In 1964, Titley was one of the UA scientists who trained Apollo-astronauts-to-be about the geology of the moon and gave them field experience with moon-like geological features at Meteor Crater in northern Arizona and in other locations.
He has also worked with K-12 students as a member of the Southern Arizona Science Education Coalition.
Titley exemplifies the important connection between excellence in research and excellence in teaching.
He was elected to the National Academy of Engineering in 2005 for his research on the origin of the copper in the Southwest copper province. His search for answers has led him to investigate all scales of copper deposits, from entire deposits down to the level of atoms. He has taught courses for geologists throughout the world.
Titley's findings have enlightened and aided both industrial and academic geologists. He said, "My work has always had a focus on how to adapt scientific discoveries to practical purposes, to the search for ore," Titley said, adding that he wants to put "the science we learn to practical purpose for society and the real world."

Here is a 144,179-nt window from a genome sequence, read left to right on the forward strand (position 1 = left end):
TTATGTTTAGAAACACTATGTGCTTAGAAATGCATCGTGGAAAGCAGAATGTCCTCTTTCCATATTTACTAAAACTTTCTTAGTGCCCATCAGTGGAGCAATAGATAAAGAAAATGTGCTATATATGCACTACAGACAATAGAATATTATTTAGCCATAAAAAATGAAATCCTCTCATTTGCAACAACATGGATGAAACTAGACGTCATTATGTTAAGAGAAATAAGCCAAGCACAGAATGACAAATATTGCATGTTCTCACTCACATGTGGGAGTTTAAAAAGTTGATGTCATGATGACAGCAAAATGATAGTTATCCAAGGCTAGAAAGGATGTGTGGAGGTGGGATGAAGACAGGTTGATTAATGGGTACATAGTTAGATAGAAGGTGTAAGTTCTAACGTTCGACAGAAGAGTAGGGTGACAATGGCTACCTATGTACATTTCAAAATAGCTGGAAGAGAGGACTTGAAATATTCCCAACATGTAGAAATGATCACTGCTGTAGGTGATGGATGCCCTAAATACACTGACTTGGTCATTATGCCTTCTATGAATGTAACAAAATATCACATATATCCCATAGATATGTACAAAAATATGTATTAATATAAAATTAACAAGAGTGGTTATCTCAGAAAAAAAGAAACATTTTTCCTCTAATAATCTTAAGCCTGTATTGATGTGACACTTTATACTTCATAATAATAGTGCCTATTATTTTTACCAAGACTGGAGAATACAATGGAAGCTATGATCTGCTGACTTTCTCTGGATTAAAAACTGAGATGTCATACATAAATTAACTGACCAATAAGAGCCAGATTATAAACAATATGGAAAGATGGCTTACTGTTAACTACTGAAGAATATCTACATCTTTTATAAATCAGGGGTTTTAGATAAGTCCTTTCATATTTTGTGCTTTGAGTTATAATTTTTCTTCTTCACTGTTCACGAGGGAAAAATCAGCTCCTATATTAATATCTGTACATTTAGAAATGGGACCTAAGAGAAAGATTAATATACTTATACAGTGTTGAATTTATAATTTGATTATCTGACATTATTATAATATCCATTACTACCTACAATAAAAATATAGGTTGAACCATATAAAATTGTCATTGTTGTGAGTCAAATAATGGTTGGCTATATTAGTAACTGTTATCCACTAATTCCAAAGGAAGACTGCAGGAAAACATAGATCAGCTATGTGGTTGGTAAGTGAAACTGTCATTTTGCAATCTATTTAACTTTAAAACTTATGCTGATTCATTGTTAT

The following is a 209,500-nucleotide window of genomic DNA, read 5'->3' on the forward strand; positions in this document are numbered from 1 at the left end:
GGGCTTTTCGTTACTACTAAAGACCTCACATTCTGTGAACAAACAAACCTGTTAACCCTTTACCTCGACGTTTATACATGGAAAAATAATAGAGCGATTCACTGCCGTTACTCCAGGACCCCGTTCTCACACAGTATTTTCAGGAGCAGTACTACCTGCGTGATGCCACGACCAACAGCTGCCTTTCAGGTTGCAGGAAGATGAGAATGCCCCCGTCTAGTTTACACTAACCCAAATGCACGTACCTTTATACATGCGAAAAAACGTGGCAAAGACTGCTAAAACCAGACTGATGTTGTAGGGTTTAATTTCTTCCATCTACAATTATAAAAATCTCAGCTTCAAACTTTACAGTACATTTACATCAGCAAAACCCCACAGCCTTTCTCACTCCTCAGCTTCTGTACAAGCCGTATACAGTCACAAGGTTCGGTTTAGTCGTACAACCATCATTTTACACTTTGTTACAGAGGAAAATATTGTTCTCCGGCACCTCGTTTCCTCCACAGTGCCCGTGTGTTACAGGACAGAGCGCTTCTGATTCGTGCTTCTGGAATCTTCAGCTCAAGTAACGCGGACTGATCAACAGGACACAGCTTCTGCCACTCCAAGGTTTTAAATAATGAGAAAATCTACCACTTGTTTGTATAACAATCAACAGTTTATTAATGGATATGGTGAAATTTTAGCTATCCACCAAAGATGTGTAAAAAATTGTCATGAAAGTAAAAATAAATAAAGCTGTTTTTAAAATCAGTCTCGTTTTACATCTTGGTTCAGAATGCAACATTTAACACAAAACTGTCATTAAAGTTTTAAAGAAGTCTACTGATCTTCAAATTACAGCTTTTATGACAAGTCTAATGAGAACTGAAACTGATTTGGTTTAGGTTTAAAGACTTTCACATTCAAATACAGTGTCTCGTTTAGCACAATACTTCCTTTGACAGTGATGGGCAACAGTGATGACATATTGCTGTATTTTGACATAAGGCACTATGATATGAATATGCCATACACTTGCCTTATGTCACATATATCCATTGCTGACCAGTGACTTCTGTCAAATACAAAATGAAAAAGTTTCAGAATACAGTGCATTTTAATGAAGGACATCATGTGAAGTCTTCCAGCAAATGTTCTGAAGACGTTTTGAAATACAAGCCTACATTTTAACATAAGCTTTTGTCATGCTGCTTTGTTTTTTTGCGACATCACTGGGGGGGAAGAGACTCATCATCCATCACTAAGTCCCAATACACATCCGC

Flessa said, "Spence's connections with industry have really worked to the benefit of UA students. He exemplifies the idea of how a strong scientific program can benefit the economy of the state."
Porphyry copper deposits, Titley's area of expertise, have been the most economically important type of copper deposit for the last 100 years. In the United States, two-thirds of the nation's copper comes from porphyry copper deposits within 300 miles of Tucson, Ariz. The deposits are part of a chunk of the Earth's crust geologists call the "Southwest copper province" that underlies parts of Arizona, New Mexico and Mexico.
Titley saw porphyry copper for the first time while still a teenager. While moving cattle in the high country of his uncle's ranch near Eagle, Colo., he stopped by a prospector's camp.
Titley picked up a rock, and the prospector told him it was porphyry. Titley said the prospector pronounced it p-a-w-f-r-e-e. "And he called me Spintz as if it was S-p-i-n-t-z," Titley said.
Titley remembers the prospector telling him, "Well, Spintz, where you find the ore, you always find the pawfree. But where you find the pawfree, you don't always find the ore.